Morning Oregonian. (Portland, Or.) 1861-1937, December 28, 1904, Page 4, Image 4

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Manifest Is a Victory for
r Alje Liberals.
GreakPossibilities of Expan
sion of Reform.
Government Has Strong' Backing in
Programme -Against the Rule- of
Bureaucracy nd Aristocracy
in the Russian Empire.
I- -
st. Petersburg, Dec. 27. (Special.)
The general opinion Is that the manifesto
ropresants a victory for Minister Svla-topolk-Mirsky
and tho Conservative Lib
erals 'ovr M. Pobodlenostseff, and prac
tically places the strong combination of
3kC Wltte and Svlatopolk-Mirsky behind
the government's programme. The
vagueness in which the reforms are out
lined" gives possibilities of expansion or
limitation, according to their ideas.
"With a man of M. Witte's domination
and force at the head of the committee
of Ministers, the general belief is that
he will control In the end.
Those allied with- the Zemstvolsts ex
press th Intention of continuing with
thorn despite the government's note of
warning. They believe that the dissimi
larity of the two documents will enable
them to continue the light on the ground
that tho manifesto Is In a conciliatory
spirit and represents the views of the
Emperor, and that tho government note
is the work of the bureaucracy.
The response of tho people generally
and of the extreme Liberals and revo
lutionaries to the government's action Is
awaited with Intense interest. No one
lmaginos that any of these classes will
be satisfied, but upon the course they
have elected to pursue will depend the
question of a possible crisis in the near
Ukase Has Not Fully Pleased
tremists of Both Parties..
ST. PETERSBURG. Dec 27. While Em
peror, Nicholas' manifesto on Russian ra
iorms, coupled with the government note
cf warning on the same subject, leaves
no doubt that It is the firm Intention of
th Emperor to maintain unimpaired the
utile cratio principle which no observer
hero ever Imagined he would relinquish,
not yield to the .umstoylsts' demand
for a national legislature, the programme ,
of reforms outlined: is a. "broad one, and- if
it had not been preceded by the ag' tat Ion
of the" last month probably wj'i'.d have
b-xn accepted with universal acclaim In
Rutwta as extremely iloc-nl. The raising
f the peasants to an equality with other
Rtxens of the empire is alone practically
r-e:id cnly to the emancipation o the
Mrf?, but hardly lew important ar th
.ffuara.'hlti-s which tlie manifesto directs to
lxs incorpoiated In the laws for the protec
tlsn of "the personal liberties against the
Vriiic&les of administrative abltra.ines.
ho measures taken ender tho state of
siege are no Jonger permissible except
in cases of crimes against the state.
Tli increase In the Jndepenuencc and
scape rf .the Doumas and the Zeras'vos. as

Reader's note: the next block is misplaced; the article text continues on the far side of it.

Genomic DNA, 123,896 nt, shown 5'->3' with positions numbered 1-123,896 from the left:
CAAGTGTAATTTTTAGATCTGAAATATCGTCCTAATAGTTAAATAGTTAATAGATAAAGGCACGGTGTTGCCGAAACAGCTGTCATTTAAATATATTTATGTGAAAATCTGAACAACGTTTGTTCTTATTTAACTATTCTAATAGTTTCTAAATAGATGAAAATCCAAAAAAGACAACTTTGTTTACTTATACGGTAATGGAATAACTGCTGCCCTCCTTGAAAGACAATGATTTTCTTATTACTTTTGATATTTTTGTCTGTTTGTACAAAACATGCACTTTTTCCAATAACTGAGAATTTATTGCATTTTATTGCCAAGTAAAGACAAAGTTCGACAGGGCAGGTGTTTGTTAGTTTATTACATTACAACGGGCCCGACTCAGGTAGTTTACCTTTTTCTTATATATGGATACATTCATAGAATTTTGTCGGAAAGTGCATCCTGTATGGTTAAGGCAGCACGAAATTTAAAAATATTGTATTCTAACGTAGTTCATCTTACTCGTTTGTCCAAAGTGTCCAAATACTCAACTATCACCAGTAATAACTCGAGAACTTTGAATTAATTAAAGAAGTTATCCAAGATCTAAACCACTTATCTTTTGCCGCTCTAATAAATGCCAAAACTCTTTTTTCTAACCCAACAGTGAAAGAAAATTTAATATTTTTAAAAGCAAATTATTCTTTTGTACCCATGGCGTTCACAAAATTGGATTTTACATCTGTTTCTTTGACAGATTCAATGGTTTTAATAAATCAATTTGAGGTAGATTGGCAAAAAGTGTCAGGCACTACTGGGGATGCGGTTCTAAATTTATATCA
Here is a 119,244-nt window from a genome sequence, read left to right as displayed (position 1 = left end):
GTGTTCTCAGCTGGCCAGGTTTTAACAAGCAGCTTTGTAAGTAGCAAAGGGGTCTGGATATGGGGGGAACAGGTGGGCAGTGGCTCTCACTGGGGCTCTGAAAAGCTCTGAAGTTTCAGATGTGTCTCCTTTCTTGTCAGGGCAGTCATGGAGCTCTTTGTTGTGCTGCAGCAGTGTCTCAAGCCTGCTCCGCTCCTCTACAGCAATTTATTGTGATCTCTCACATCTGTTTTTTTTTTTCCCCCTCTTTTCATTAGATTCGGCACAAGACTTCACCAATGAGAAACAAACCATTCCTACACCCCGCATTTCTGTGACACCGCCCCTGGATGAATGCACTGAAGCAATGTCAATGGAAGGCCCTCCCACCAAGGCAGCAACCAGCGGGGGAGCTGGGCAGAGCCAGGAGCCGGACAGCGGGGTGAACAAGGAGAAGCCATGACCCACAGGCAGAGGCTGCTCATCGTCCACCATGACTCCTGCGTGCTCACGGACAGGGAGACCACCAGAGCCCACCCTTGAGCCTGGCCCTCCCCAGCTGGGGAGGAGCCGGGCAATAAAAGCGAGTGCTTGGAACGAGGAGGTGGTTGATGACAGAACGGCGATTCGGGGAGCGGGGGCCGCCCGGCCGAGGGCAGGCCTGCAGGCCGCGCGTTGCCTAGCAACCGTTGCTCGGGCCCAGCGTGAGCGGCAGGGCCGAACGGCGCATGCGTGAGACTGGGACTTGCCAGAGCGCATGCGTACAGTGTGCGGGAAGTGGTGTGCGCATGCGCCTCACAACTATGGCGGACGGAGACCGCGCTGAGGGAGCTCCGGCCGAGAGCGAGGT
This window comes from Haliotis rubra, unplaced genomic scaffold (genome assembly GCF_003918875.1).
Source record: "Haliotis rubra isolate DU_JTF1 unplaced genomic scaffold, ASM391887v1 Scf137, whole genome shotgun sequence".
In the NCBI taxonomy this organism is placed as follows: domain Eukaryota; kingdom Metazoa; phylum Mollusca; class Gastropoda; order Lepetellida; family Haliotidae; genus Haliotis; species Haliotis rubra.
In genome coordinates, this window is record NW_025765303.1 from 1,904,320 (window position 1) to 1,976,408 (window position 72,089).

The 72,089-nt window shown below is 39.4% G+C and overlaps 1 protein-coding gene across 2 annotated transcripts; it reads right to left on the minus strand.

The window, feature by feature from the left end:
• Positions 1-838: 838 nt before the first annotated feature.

veil" as the creation of smaller Zcmstvo
units. th: definite protection of the Jews,
Armenians and other unorthodox sects,
.and the revision of :he press laws, aic
til on the line of the Zemstvos demand.
T;he extremists, of course, are not
satisfied, and many of tho moderate
liberals are disappointed. The govern
ment note threatening drastic meas
ures In the event of a continuation of
the violation agitation, which the gov
ernment considered necessary in order
to put a stop to the existing condi
tlon, is resented deeply by them, and
it Is feared will inflame, rather than
allay, the present agitation. Harsh
measures, it Is understood, will be
avoided," and the government expects
that the nature of the reforms offered
will gradually draw to its support all
except the extreme radicals.
Fully as Important as the govern
ment's response to the Zemstvolsts Is
tho position In which M. Wltte la
placed by confiding the reforms to tho
committee of Ministers, of which he Is
president. The old finance minister
becomes the man of the hour, confirm
injr the reports that he is again in high
Imperial favor. Moreover, this body.
tho duties of which heretofore have
been purely perfunctory, are raised 0
thte-.highcst dignity, and institute for
tho first time a species of MInistdrlal
responsibility which is apt to make the
committee 01 Ministers a real Cabinet.
in addition to the Ministers, six
Grand Dukes are meinfiers of the com
jnittee: As the imperial manifesto di
rects the commltteo to ascertain 'the
best method" of carrying tho rerorms
Into effect, somo papers, notably the
Russ. find In these words that the com
mlttec may call In Zemstvo represen
Russian Insurrectionists Must Keep
the Peace.
ST. PETERSBURG. Dec 27. The fol
lowing communication was issued by the
government early this morning:
"In the Autumn of this year there was
a meeting In St. Petersburg of several
Zemstvos of the various governments.
who expressed a series of desires con
cerning what are. In their ODlnion. in
dispensable reforms In the different gov
ernments of the empire. These desires
wore- maae tne suojects of action by
m em dots 01 various other assemblies
wnicn met for the purpose, and also.
Knowing uio provisions or jaw, were con
yaaerea ac ine aen Derations of certain
Councils and Zcmstvos. Thus, 1)y the
a ci ion or people who endeavored to In
troduce discord into public and state life.
excitement arose In the minds pf certain
xsecuons ot society, chiefly among Inmres
slonable youths. Ia certain towns of the
empire there occurred a series of noisy
meeunge, wnicn acroancea the presenta
tion to the government of certain de
mands which were- inadmissible. In .the
face of the sacred foundations of the
laws of the empire and tho indestructible
elements wnicn iona tho government.